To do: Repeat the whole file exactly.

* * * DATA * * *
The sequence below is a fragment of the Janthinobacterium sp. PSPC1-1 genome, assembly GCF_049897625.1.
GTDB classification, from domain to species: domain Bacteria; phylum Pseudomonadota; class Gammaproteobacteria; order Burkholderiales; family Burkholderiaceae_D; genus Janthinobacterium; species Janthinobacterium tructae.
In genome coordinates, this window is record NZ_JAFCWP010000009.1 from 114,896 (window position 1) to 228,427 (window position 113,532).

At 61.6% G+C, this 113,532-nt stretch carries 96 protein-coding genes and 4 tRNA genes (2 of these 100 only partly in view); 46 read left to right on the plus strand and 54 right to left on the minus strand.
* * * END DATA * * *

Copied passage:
The sequence below is a fragment of the Janthinobacterium sp. PSPC1-1 genome, assembly GCF_049897625.1.
GTDB classification, from domain to species: domain Bacteria; phylum Pseudomonadota; class Gammaproteobacteria; order Burkholderiales; family Burkholderiaceae_D; genus Janthinobacterium; species Janthinobacterium tructae.
In genome coordinates, this window is record NZ_JAFCWP010000009.1 from 114,896 (window position 1) to 228,427 (window position 113,532).

At 61.6% G+C, this 113,532-nt stretch carries 96 protein-coding genes and 4 tRNA genes (2 of these 100 only partly in view); 46 read left to right on the plus strand and 54 right to left on the minus strand.